Tuesday, August 2, 2016

NPR and Hostile Design

I heard the tease for a report on NPR in the car this morning about what they claim is “hostile design” in malls and businesses: examples include lighting that accentuates acne on teenagers’ faces and classical music played in stores to discourage loitering (really: NPR considers playing classical music in a mall or store to be an example of hostility? It couldn’t be a personal preference of the owner? Or maybe they want to make the place more inviting to older customers who have more money and are more likely to buy more expensive items?), and even more egregiously, lighting in business bathrooms that make it hard for heroin addicts to find their veins so it is difficult for them to inject their drugs in the bathroom.

I agree, especially about the lighting that discourages heroin injecting. This is clearly discrimination against junkies, and it must stop! What are addicts supposed to do: snort their drugs? That’s cheating! In fact, I don’t think NPR’s criticism goes far enough! Businesses must install dispensers filled with free heroin, spoons, lighters, and clean syringes, or else they should be forcibly closed by the government!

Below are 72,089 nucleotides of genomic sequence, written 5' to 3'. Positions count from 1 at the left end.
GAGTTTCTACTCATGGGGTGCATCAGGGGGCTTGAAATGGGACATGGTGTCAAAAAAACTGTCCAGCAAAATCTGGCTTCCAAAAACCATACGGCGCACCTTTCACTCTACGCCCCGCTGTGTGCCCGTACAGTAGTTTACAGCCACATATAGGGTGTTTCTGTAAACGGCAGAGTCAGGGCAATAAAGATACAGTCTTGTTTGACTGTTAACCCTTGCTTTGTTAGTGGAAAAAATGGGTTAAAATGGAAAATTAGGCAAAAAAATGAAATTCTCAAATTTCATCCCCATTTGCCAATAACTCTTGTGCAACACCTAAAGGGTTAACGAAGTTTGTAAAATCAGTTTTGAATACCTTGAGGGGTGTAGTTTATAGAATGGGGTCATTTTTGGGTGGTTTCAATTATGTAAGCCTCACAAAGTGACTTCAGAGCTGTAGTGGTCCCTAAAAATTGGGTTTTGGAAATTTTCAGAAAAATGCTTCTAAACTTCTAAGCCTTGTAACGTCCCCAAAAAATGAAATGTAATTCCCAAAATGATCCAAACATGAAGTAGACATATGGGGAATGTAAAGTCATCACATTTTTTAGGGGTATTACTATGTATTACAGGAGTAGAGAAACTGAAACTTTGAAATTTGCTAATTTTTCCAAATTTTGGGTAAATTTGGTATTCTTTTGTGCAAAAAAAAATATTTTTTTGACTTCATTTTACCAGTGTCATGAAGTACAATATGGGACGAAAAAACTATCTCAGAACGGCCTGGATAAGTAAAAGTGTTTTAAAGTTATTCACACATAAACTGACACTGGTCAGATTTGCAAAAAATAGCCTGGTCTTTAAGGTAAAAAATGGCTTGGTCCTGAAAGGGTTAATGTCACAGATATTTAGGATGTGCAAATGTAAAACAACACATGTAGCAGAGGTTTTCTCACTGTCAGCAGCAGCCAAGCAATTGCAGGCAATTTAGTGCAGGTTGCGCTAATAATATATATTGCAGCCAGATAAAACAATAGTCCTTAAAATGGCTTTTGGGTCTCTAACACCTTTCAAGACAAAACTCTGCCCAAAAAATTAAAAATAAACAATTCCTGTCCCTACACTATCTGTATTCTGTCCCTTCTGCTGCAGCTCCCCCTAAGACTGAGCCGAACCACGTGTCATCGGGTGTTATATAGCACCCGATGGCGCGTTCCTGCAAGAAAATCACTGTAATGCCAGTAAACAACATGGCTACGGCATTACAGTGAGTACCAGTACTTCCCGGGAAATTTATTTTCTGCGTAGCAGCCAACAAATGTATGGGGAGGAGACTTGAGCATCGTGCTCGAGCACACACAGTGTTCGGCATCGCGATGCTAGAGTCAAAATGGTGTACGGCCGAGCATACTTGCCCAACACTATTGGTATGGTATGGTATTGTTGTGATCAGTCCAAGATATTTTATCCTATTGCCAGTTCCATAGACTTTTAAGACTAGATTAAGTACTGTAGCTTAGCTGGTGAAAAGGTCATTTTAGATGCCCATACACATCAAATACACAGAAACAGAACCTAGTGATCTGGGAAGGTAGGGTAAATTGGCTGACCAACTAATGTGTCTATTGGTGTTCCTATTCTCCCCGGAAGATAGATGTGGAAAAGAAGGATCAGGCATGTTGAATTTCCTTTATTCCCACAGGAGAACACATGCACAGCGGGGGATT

I love NPR, but sometimes the things they advocate for and display outrage about are kind of silly. Take the heroin-proof lighting in bathrooms. They really think it’s in bad taste to discourage junkies from hanging around businesses and shooting up in the bathrooms? They are aware that junkies are notorious for criminal activity, aren’t they? That might drive away actual customers and put the business out of business. Also, if a business creates a bathroom environment that intentionally encourages heroin injecting, junkies are likely to pass out or die in the bathroom, when one considers the reputed potency of today’s heroin, and the reported inclusion of fentanyl in street supplies these days. I could totally see some lawsuit for wrongful death being brought against a business by a family whose son or daughter died from a heroin overdose in the bathroom because they didn’t include lighting that discourages drug injecting. In today’s American society, nothing is the individual’s fault anymore; if you drank too much and wrecked your car, it’s the bar or distillery’s fault; if you bought a gun and accidentally shot yourself, it’s the gun’s or the bullet’s fault; if you blasted your headphones and got ringing in your ears, it’s the headphones’ fault. In this environment of greedy lawyers and passing the buck, businesses have to defend themselves against all kinds of potential liability, and if NPR can’t see that, then they are truly blind about today’s societal realities.